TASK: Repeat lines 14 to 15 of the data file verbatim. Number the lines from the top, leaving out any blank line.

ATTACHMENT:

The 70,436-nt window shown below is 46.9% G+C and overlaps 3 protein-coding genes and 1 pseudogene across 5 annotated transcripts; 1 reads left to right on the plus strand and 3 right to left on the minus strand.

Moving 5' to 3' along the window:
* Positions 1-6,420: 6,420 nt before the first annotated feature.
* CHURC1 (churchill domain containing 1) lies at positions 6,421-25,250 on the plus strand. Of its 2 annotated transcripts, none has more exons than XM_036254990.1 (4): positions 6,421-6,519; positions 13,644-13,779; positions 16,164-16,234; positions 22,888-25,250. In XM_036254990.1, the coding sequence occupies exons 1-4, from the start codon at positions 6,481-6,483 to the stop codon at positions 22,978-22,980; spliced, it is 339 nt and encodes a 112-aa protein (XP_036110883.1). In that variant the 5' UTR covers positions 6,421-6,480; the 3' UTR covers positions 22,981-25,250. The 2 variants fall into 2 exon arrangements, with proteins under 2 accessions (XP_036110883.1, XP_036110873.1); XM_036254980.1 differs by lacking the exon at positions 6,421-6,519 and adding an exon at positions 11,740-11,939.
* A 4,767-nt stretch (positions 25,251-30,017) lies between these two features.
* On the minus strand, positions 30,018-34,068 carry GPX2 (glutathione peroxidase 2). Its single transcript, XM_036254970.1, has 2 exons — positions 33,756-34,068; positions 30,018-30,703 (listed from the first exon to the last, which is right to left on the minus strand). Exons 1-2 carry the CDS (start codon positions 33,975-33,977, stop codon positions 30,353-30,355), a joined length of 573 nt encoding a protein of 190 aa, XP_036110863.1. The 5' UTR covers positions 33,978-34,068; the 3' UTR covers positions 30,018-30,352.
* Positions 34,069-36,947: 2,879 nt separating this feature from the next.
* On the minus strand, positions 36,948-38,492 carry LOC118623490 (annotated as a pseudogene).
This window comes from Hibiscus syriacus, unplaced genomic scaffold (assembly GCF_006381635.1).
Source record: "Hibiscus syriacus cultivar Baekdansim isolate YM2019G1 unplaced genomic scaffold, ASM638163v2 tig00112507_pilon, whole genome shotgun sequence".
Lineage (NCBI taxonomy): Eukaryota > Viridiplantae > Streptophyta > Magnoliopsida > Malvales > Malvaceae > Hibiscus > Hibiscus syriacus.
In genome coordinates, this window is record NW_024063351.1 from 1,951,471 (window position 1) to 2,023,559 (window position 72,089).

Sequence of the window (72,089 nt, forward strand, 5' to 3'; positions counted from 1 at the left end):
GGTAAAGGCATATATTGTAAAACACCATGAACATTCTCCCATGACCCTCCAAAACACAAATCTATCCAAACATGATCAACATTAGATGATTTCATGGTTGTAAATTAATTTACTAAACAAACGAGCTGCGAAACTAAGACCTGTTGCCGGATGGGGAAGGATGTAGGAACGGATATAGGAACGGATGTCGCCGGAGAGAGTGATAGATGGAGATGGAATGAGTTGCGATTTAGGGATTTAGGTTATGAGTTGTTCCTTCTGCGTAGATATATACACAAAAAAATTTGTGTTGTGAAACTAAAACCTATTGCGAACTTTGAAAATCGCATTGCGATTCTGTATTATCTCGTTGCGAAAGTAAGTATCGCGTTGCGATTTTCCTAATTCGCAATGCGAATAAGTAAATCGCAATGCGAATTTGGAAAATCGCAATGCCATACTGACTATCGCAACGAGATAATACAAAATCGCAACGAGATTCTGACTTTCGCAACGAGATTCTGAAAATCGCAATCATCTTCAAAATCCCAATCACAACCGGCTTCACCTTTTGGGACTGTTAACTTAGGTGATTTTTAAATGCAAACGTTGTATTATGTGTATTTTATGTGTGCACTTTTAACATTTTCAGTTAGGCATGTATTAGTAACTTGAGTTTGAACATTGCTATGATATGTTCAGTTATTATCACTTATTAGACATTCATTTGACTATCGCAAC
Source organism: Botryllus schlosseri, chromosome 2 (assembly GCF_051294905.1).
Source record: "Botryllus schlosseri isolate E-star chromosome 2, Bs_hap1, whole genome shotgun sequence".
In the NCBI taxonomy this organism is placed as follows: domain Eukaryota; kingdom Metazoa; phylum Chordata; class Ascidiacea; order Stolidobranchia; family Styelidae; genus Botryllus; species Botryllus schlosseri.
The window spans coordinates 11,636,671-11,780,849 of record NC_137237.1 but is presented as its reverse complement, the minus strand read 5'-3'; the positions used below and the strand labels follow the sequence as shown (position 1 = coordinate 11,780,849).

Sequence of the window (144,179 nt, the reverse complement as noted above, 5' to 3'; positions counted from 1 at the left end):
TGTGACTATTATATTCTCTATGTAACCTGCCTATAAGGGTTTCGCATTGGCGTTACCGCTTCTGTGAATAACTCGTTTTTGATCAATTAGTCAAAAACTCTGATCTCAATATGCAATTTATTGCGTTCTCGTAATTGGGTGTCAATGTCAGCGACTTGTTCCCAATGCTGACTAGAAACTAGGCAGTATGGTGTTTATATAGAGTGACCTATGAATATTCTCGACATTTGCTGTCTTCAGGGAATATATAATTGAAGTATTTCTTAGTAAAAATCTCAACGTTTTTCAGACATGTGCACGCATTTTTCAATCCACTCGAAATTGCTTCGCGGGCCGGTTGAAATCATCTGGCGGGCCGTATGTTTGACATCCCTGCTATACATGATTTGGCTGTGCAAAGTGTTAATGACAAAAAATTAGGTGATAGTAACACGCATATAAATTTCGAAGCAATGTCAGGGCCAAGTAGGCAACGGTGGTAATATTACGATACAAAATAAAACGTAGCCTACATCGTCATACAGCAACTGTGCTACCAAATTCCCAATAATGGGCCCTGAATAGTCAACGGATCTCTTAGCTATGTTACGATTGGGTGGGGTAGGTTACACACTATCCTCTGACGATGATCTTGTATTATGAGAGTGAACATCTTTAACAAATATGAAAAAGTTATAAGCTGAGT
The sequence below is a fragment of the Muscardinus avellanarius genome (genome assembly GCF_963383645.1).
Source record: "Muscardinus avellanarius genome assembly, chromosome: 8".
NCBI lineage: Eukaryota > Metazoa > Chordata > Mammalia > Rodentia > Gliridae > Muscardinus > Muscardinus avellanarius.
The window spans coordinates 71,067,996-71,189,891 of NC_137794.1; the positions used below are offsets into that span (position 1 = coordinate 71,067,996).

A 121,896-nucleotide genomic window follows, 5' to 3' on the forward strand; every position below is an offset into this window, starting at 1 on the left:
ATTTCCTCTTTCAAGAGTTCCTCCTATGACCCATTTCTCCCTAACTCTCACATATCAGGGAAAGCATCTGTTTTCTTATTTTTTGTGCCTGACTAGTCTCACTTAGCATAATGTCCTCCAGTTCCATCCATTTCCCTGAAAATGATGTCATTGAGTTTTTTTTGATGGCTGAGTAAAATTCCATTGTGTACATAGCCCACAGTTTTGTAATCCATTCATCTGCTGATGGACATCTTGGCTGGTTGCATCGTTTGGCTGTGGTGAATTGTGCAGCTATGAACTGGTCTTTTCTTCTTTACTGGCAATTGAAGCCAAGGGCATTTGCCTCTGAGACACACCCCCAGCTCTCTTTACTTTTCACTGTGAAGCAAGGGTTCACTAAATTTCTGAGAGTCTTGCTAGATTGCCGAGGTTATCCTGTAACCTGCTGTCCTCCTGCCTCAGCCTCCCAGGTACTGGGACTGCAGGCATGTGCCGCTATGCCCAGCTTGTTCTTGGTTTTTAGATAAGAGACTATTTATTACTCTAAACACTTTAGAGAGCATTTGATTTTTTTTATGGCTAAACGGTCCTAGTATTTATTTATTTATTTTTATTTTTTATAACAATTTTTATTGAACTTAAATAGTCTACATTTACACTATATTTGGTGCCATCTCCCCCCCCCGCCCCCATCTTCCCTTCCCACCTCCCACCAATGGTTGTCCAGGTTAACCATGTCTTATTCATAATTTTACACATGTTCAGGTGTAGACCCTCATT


GGTAAAGGCATATATTGTAAAACACCATGAACATTCTCCCATGACCCTCCAAAACACAAATCTATCCAAACATGATCAACATTAGATGATTTCATGGTTGTAAATTAATTTACTAAACAAACGAGCTGCGAAACTAAGACCTGTTGCCGGATGGGGAAGGATGTAGGAACGGATATAGGAACGGATGTCGCCGGAGAGAGTGATAGATGGAGATGGAATGAGTTGCGATTTAGGGATTTAGGTTATGAGTTGTTCCTTCTGCGTAGATATATACACAAAAAAATTTGTGTTGTGAAACTAAAACCTATTGCGAACTTTGAAAATCGCATTGCGATTCTGTATTATCTCGTTGCGAAAGTAAGTATCGCGTTGCGATTTTCCTAATTCGCAATGCGAATAAGTAAATCGCAATGCGAATTTGGAAAATCGCAATGCCATACTGACTATCGCAACGAGATAATACAAAATCGCAACGAGATTCTGACTTTCGCAACGAGATTCTGAAAATCGCAATCATCTTCAAAATCCCAATCACAACCGGCTTCACCTTTTGGGACTGTTAACTTAGGTGATTTTTAAATGCAAACGTTGTATTATGTGTATTTTATGTGTGCACTTTTAACATTTTCAGTTAGGCATGTATTAGTAACTTGAGTTTGAACATTGCTATGATATGTTCAGTTATTATCACTTATTAGACATTCATTTGACTATCGCAAC
Source organism: Botryllus schlosseri, chromosome 2 (assembly GCF_051294905.1).